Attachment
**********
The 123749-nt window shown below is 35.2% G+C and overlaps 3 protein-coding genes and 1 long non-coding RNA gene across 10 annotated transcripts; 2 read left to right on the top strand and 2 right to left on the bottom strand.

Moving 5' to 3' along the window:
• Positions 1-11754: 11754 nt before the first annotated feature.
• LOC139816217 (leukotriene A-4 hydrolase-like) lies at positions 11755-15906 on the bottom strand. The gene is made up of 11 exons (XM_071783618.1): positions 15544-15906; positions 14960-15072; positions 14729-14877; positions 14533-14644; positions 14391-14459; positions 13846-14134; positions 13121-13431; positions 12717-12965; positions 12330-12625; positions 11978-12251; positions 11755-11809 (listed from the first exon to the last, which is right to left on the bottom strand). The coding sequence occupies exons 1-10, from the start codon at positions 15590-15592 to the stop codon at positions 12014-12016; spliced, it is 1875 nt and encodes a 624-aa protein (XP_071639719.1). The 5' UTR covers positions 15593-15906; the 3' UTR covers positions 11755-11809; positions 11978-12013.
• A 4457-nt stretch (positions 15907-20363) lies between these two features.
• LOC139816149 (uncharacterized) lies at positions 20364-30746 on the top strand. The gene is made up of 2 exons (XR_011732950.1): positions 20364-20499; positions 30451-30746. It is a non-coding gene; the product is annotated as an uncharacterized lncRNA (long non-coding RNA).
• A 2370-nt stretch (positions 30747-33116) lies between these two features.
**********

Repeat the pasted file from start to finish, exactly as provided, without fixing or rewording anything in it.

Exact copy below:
The 123749-nt window shown below is 35.2% G+C and overlaps 3 protein-coding genes and 1 long non-coding RNA gene across 10 annotated transcripts; 2 read left to right on the top strand and 2 right to left on the bottom strand.

Moving 5' to 3' along the window:
• Positions 1-11754: 11754 nt before the first annotated feature.
• LOC139816217 (leukotriene A-4 hydrolase-like) lies at positions 11755-15906 on the bottom strand. The gene is made up of 11 exons (XM_071783618.1): positions 15544-15906; positions 14960-15072; positions 14729-14877; positions 14533-14644; positions 14391-14459; positions 13846-14134; positions 13121-13431; positions 12717-12965; positions 12330-12625; positions 11978-12251; positions 11755-11809 (listed from the first exon to the last, which is right to left on the bottom strand). The coding sequence occupies exons 1-10, from the start codon at positions 15590-15592 to the stop codon at positions 12014-12016; spliced, it is 1875 nt and encodes a 624-aa protein (XP_071639719.1). The 5' UTR covers positions 15593-15906; the 3' UTR covers positions 11755-11809; positions 11978-12013.
• A 4457-nt stretch (positions 15907-20363) lies between these two features.
• LOC139816149 (uncharacterized) lies at positions 20364-30746 on the top strand. The gene is made up of 2 exons (XR_011732950.1): positions 20364-20499; positions 30451-30746. It is a non-coding gene; the product is annotated as an uncharacterized lncRNA (long non-coding RNA).
• A 2370-nt stretch (positions 30747-33116) lies between these two features.